The phone seems to ring constantly. Hamburger patties with onions mashed in are sizzling on the grill. Some diners occupy one of the seven red swivel stools, while others stand near the entrance waiting on their orders. The chat parking lot has a new Mercedes sitting next to a rusting pickup. Cash — the only way to pay — changes hands at the order counter.
It’s just another day at the office for Sandy and Tim Henry, their daughter, Jennifer Compton, and Tim’s sister, Teresa Johnson, at Bill’s Jumbo Burgers. The routine has been much the same for the past 59 years.
The restaurant was founded by Annie and Bill Henry in 1960 on the corner of Admiral Boulevard and Xanthus Avenue in a Pepto Bismol-pink former gas station. It burned in 1964, and the Henrys replaced it with a former Van’s Hamburger building they moved from 15th Street and Lewis Avenue.
“It was built in 1929 in Texas and shipped as it is by railroad. All you had to do was have a concrete slab and hook up the utilities. It’s solid. A tornado couldn’t take it,” Teresa Johnson said in a reference to the recent weather.
“I don’t think a tornado could lift it,” added Tim Henry, who said he once broke four drill bits trying to drill a hole in the ceiling.
The roof, by the way, is curved, and there is a reason for that.
“It didn’t have air-conditioning at first, and the curves had vents that helped pull out the heat and steam,” Johnson said. “Then we had a water cooler for a long time.”
Bill’s Jumbo Burgers barely survived the construction of Interstate 244 just yards away in the late 1960s and early ’70s. Another survivor was Thelma’s Bar, located a few feet east of Bill’s. It was among Tulsa’s oldest bars until it closed about a year ago.
“We knew Thelma,” Teresa said. “She was a fiery red-headed lady, and she had a nice neighborhood bar for many years. In recent years, it attracted a not-so-good crowd. I would like to see a coffee shop or something like that go in there as close as we are to Kendall-Whittier.”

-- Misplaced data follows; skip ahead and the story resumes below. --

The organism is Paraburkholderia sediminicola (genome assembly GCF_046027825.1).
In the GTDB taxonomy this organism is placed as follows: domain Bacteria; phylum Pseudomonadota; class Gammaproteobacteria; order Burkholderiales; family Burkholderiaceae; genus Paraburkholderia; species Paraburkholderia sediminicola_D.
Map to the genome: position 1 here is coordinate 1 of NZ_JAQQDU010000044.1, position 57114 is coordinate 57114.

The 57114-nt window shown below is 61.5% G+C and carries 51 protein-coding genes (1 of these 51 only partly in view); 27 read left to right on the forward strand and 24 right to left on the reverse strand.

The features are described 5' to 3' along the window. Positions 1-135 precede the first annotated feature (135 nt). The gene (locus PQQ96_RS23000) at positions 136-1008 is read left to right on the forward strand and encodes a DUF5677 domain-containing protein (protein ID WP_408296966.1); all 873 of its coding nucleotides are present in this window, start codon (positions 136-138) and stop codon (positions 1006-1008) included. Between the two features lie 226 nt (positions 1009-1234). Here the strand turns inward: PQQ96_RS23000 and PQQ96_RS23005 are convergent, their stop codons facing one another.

Johnson said little has changed at Bill’s Jumbo since she and Tim took over from their parents in 1993.
“It was 1993, but we had been working here since we were very young,” Johnson said. “We’ve added chili fries, chili tots, a few things like that, but it’s mostly the same.”
Johnson said she is responsible for having jalapeno slices as an optional add-on when she was younger despite her father’s resistance.
“I told Dad the customers wanted them, and he said he wasn’t going to put jalapenos on his burgers,” she said. “I had customers vote on it, and it got an overwhelming response. Dad said he still wasn’t doing it.
“So I told him I would buy the jalapenos and sell them myself and keep the profit. I charged 25 cents for a little cup, and when he noticed I was making a little money on them, he decided it was a good idea after all.”
The Henry family, by the way, is steeped in the burger business. Bill Henry’s brother, Hank Henry, founded Hank’s Hamburgers in 1949. Though not in the family anymore, it still operates at 8933 E. Admiral Place.
They say to go big or go home. On a visit to Bill’s Jumbo Hamburgers, we went medium and went home, and it was plenty big enough. Our brown paper bag with shiny grease spots was filled with two Big Red burgers, an order of hand-cut fries and a large bowl of chili with beans.
Burgers range from one-third pound without cheese for $4.20 to a two-pounder with cheese for $15.50. The Big Reds were two-thirds of a pound. We had one with tomato, lettuce, pickles and mayo ($6.05) and one with tomato, lettuce, pickles, cheese and mustard ($6.55). We had onions cooked in on both.
These had the old-fashioned flavor typical of most of the old-time hamburger stands. In other words, the way burgers are supposed to taste. Having onions cooked into the patties lended a subtle sweetness to the flavor.
The medium-cut fries were excellent. The chili with beans was thick with ground beef and had a mellow flavor.
It’s good to remember that Bill’s is cash only and often runs out of food before its 3 p.m. closing time.
The most direct ways to get there are to turn east off Utica Avenue on First Street and continue about three blocks, or go north on Xanthus Avenue off Third Street.
Chief Photographer Tom Gilbert went up in a helicopter to show what the flooding looked like on Friday.